Acute external otitis is an infection of the outer ear canal – the part outside your eardrum. Virtually all people know it by its common name – swimmer’s ear. This type of infection was named “swimmer’s ear” because it’s very often brought on by water remaining in the outer ear after swimming, which creates a moist environment which supports the growth of bacteria. But water isn’t the only source. Acute external otitis can also be the result of harming the sensitive skin lining the ear canal by stiking fingertips, cotton swabs or other objects in the ear. You should be aware of the symptoms of swimmer’s ear, because even though it can be simply treated, not treating it can result in serious complications.

Swimmer’s ear develops as the result of the ear’s natural protection mechanisms (including the glands that secrete cerumen or ear wax) becoming overwhelmed. Moisture in the ears, sensitivity reactions, and scrapes to the lining of the ear canal can all encourage bacterial growth, and cause infection. The activities that raise your chance of developing swimmer’s ear include swimming (naturally, especially in untreated water such as lakes), aggressive cleaning of the ear canal with cotton swabs, use of devices that sit inside the ear such as ear buds or hearing aids, and allergies.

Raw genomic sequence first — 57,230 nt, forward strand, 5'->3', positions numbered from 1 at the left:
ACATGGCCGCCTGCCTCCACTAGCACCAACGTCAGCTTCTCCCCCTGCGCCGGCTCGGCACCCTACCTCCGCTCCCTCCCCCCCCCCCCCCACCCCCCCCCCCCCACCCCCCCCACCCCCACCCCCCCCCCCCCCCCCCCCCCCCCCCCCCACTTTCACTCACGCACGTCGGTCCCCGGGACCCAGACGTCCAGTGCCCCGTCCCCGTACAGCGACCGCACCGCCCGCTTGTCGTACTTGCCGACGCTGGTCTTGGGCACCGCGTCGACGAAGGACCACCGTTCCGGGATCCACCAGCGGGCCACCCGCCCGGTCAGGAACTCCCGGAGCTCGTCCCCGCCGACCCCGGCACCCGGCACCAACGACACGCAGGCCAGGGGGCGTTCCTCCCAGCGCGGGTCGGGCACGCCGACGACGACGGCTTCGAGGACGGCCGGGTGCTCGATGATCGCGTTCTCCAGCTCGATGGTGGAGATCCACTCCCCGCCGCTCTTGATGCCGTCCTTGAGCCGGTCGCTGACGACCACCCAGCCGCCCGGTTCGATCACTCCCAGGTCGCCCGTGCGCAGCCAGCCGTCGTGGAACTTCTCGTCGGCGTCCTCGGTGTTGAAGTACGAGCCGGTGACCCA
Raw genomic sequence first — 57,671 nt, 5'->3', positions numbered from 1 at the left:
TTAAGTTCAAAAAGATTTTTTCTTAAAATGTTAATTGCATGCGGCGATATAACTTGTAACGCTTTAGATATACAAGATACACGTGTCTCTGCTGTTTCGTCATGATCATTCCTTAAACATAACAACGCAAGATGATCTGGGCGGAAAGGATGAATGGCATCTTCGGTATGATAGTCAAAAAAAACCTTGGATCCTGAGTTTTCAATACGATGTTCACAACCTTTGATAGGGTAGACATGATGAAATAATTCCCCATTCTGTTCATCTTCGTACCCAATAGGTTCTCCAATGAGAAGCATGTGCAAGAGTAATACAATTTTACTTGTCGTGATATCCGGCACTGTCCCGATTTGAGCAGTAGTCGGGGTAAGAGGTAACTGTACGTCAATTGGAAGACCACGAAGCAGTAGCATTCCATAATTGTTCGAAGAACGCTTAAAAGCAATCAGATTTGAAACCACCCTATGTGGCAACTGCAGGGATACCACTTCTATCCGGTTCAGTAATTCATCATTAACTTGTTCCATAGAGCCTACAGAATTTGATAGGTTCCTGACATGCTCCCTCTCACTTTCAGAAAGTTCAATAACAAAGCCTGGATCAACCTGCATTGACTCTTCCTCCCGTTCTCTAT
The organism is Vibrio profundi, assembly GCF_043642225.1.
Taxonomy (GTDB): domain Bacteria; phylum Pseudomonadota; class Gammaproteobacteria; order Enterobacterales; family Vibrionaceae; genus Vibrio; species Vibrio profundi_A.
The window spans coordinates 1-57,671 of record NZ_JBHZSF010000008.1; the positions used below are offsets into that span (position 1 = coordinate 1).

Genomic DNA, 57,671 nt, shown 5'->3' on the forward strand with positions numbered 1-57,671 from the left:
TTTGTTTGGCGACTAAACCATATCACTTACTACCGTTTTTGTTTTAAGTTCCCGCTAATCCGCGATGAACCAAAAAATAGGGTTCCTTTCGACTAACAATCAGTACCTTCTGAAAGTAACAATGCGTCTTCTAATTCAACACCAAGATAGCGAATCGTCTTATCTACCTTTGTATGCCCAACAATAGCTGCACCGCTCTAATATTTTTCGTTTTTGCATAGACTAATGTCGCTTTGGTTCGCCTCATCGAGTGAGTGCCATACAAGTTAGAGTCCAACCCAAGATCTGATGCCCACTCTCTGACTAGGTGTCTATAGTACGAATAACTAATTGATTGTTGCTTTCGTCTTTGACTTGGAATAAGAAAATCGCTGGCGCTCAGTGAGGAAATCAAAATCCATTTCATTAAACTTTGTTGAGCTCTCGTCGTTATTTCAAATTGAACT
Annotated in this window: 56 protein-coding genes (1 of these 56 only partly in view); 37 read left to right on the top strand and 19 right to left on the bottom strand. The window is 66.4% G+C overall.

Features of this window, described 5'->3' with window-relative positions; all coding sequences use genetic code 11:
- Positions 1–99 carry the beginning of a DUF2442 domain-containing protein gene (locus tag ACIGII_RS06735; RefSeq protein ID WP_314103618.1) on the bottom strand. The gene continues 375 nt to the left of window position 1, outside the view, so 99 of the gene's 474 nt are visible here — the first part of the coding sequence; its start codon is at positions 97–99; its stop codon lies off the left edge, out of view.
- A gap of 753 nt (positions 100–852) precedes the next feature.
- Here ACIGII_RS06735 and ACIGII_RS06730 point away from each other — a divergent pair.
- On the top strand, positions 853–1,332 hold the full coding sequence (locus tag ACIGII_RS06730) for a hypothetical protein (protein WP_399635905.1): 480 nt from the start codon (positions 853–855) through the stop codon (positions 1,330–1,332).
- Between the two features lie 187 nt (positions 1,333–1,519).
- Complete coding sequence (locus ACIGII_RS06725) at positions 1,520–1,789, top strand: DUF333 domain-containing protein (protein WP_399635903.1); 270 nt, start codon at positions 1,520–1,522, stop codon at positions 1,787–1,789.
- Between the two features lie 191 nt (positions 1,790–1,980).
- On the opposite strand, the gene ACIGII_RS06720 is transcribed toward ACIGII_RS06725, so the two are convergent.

The most frequent signs and symptoms of swimmer’s ear are itching in the ear canal, minor pain that is made worse by pulling on your ear, a mild redness inside the ear, and minor drainage of an odorless, clear liquid. Moderate symptoms include more severe itching and pain and discharge of pus-like liquids. Extreme symptoms include severe pain (occasionally extending to other areas of the head, face, and neck), fever, redness or swelling of the outer ear or lymph nodes, and actual obstruction of the ear canal. If left untreated, complications from swimmer’s ear can be quite serious. Complications might include temporary hearing loss, long-term ear infections, deep tissue infections which may spread to other parts of the body, and bone or cartilage loss. The possibility of serious complications implies that you should visit a doctor when you first suspect swimmer’s ear – even a minor case.

During your appointment, the doctor will look for indications of swimmer’s ear with an otoscope, which allows them to look deep into your ear canal. Physicians will also check that your eardrum has not been damaged or ruptured. If you indeed have swimmer’s ear, the conventional treatment consists of carefully cleaning the ears and using prescription eardrops to combat the infectious bacteria. For extensive, serious infections a course of antibiotics taken orally may be prescribed.

Remember these three tips to avoid contracting swimmer’s ear.

  1. Dry your ears thoroughly after showering or swimming.
  2. Don’t swim in untreated, open bodies of water.
  3. Do not place any foreign objects in your ears in an effort to clean them.